Earlier this week, Gov. Mike Pence, Senate President Pro Tem David Long, R-Fort Wayne, and House Speaker Brian Bosma, R-Indianapolis, announced their new appointments to the State Board of Education in response to legislation passed this session allowing the lawmakers to reconstitute the board at once.
Over the next few days, we at StateImpact will profile the five new members, explaining their professional backgrounds and what they hope to contribute to the INSBOE. We start with former Fort Wayne superintendent Steve Yager.
Since beginning his career in education in 1973, Yager has worked as a classroom teacher, school counselor, assistant principal, principal and a superintendent for more than twenty years. He retired last year, after serving more than 20 years as superintendent for both the Southwest Allen County Schools and the Northwest Allen County Schools.
Yager says when Sen. Long approached him to serve on the board, he made one thing very clear.
“We had a very frank discussion and I wanted to make sure that there weren’t any real political issues that would be expected if I were appointed,” Yager says. “Making sure that I could make educational decisions and not have to worry about politics.”
Yager says he hopes his decades of experience in schools will help him make policy decisions regarding the ever-changing education landscape. From the time he started teaching until his retirement last summer, Yager witnessed a dramatic overhaul of how teachers and students function in the classroom, including the increased focus on standardized tests and the introduction of technology into everyday learning.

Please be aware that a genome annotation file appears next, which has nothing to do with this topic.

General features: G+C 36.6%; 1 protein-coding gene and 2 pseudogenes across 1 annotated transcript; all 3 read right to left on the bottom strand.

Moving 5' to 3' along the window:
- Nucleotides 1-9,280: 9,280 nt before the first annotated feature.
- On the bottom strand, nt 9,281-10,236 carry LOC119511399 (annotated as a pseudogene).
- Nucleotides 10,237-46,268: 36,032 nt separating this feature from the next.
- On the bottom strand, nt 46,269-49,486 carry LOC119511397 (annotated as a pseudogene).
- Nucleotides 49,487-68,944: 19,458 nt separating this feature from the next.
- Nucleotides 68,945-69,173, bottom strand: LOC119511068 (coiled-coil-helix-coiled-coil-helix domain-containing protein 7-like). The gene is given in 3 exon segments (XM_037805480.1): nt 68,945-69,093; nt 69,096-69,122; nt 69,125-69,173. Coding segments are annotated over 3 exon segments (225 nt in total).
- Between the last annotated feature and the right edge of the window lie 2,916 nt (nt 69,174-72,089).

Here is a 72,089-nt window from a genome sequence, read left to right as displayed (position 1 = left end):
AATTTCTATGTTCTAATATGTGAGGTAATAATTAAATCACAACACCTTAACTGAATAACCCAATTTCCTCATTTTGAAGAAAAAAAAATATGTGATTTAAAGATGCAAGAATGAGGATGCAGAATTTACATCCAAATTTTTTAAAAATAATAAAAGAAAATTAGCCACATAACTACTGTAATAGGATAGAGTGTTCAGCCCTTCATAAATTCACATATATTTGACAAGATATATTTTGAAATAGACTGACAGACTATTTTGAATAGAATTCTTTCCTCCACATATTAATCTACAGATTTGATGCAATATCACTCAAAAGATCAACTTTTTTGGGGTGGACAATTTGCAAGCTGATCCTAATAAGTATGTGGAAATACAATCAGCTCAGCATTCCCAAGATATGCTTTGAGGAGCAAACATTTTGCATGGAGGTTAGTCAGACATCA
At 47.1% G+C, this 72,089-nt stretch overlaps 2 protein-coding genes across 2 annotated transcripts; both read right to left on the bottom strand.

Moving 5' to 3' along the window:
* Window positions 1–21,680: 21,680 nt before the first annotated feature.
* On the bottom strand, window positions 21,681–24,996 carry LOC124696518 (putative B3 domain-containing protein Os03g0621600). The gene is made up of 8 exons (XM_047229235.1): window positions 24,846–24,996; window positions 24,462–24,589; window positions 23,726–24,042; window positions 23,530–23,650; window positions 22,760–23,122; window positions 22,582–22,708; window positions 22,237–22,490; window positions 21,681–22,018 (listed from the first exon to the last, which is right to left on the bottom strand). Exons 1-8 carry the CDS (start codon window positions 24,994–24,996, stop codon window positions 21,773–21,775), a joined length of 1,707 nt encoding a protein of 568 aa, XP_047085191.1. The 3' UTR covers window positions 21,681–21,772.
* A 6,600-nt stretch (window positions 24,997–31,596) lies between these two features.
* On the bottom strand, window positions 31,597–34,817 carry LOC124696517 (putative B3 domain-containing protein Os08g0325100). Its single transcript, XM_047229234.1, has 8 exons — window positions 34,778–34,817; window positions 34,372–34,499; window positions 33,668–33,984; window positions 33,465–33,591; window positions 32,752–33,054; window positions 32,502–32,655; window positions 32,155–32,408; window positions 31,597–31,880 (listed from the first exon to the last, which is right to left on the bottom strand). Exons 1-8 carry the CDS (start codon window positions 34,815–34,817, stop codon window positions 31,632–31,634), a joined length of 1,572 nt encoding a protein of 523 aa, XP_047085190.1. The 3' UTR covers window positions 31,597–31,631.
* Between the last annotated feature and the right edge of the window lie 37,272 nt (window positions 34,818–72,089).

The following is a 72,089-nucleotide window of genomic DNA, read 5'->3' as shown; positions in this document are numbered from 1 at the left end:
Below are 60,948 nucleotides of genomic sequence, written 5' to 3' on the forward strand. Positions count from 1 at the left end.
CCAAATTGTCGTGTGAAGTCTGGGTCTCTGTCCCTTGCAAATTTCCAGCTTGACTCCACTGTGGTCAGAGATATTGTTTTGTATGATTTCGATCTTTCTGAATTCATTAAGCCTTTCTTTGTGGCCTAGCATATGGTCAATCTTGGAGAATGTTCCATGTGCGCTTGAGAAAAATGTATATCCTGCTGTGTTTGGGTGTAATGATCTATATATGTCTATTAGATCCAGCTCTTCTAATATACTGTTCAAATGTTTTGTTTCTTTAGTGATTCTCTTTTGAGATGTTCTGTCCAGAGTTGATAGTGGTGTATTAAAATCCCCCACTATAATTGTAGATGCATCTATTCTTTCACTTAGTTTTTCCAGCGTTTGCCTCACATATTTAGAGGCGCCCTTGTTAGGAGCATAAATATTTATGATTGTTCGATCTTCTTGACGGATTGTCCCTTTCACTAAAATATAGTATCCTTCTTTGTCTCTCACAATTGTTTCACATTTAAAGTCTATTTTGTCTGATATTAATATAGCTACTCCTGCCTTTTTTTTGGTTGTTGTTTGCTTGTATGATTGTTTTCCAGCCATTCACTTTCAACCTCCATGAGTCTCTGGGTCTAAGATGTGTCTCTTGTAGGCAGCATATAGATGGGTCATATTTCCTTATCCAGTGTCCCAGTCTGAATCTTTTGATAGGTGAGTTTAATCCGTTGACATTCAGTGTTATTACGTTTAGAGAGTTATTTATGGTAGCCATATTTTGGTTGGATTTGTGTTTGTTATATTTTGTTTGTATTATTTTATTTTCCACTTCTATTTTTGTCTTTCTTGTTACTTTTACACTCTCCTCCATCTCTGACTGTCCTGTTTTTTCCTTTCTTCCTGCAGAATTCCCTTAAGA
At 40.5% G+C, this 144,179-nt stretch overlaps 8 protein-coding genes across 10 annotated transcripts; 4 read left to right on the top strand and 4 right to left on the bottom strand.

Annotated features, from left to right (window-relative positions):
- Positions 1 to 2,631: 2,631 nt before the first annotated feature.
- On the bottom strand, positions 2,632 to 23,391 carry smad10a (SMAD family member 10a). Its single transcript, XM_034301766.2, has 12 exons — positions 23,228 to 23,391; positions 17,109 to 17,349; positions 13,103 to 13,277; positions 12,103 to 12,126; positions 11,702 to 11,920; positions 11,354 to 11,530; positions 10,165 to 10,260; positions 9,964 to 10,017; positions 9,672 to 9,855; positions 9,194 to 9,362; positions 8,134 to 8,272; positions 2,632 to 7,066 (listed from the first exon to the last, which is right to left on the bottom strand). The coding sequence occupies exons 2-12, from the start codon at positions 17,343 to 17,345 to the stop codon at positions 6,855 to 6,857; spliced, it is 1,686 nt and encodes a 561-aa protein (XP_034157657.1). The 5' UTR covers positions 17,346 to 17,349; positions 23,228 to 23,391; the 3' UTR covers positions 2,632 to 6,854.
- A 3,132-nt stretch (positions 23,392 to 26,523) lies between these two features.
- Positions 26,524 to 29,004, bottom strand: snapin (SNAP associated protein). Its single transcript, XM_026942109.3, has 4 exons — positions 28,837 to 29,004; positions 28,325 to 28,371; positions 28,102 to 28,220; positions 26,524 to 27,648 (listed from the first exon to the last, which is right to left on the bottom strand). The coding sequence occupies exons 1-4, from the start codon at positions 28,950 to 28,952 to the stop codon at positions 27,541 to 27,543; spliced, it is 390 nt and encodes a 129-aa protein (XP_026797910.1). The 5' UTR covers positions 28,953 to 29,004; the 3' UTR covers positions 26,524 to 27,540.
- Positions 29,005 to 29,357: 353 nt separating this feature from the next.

“I’m not sure everything’s benefitted students but I am sure that when the decisions were made that was the intent – benefitting girls and boys in their education within the classroom,” Yager says.
He will now be tasked with making those decisions, and crafting policy with other board members that he might not always agree with is something he is prepared to do.
As we’ve reported, these new appointments were an attempt by the legislature to end infighting and a lack of communication between board members. Yager says he is aware of the problems the previous board endured.
Yager worked along with state superintendent Glenda Ritz as co-chair of the A-F school grading panel, a group that helped write a new state accountability system which the board passed a few weeks ago. Yager says after that experience, he knows he can work well with Ritz and other board members.
“I had a good experience with Superintendent Ritz and we were able to work together and understand each other, and not always agree but always understood and listened to each other,” he says. “I’m anxious to move further with that experience with Superintendent Ritz and hopefully the rest of the State Board of Education members.”
Yager and the other board members will meet Wednesday, June 3 for the regularly scheduled monthly meeting.